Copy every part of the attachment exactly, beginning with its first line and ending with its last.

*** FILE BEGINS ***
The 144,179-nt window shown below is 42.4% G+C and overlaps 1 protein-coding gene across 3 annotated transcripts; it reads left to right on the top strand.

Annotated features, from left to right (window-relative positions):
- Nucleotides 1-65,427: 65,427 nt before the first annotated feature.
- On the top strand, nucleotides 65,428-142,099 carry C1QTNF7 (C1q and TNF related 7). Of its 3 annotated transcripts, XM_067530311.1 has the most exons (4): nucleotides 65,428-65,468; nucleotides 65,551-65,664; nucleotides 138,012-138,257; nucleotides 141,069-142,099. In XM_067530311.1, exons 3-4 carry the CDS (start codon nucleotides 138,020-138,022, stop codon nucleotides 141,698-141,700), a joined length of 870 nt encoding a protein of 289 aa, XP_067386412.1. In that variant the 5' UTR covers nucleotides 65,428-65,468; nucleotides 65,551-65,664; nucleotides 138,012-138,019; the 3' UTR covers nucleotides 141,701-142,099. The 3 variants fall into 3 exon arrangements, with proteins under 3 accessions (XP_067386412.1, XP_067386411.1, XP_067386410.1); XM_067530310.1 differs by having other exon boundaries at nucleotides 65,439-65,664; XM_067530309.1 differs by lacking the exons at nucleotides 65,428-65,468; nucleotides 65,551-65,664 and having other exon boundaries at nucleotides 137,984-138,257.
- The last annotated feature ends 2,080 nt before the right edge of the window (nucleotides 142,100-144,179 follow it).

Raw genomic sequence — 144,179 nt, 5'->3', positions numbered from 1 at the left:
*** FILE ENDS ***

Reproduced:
The 144,179-nt window shown below is 42.4% G+C and overlaps 1 protein-coding gene across 3 annotated transcripts; it reads left to right on the top strand.

Annotated features, from left to right (window-relative positions):
- Nucleotides 1-65,427: 65,427 nt before the first annotated feature.
- On the top strand, nucleotides 65,428-142,099 carry C1QTNF7 (C1q and TNF related 7). Of its 3 annotated transcripts, XM_067530311.1 has the most exons (4): nucleotides 65,428-65,468; nucleotides 65,551-65,664; nucleotides 138,012-138,257; nucleotides 141,069-142,099. In XM_067530311.1, exons 3-4 carry the CDS (start codon nucleotides 138,020-138,022, stop codon nucleotides 141,698-141,700), a joined length of 870 nt encoding a protein of 289 aa, XP_067386412.1. In that variant the 5' UTR covers nucleotides 65,428-65,468; nucleotides 65,551-65,664; nucleotides 138,012-138,019; the 3' UTR covers nucleotides 141,701-142,099. The 3 variants fall into 3 exon arrangements, with proteins under 3 accessions (XP_067386412.1, XP_067386411.1, XP_067386410.1); XM_067530310.1 differs by having other exon boundaries at nucleotides 65,439-65,664; XM_067530309.1 differs by lacking the exons at nucleotides 65,428-65,468; nucleotides 65,551-65,664 and having other exon boundaries at nucleotides 137,984-138,257.
- The last annotated feature ends 2,080 nt before the right edge of the window (nucleotides 142,100-144,179 follow it).

Raw genomic sequence — 144,179 nt, 5'->3', positions numbered from 1 at the left: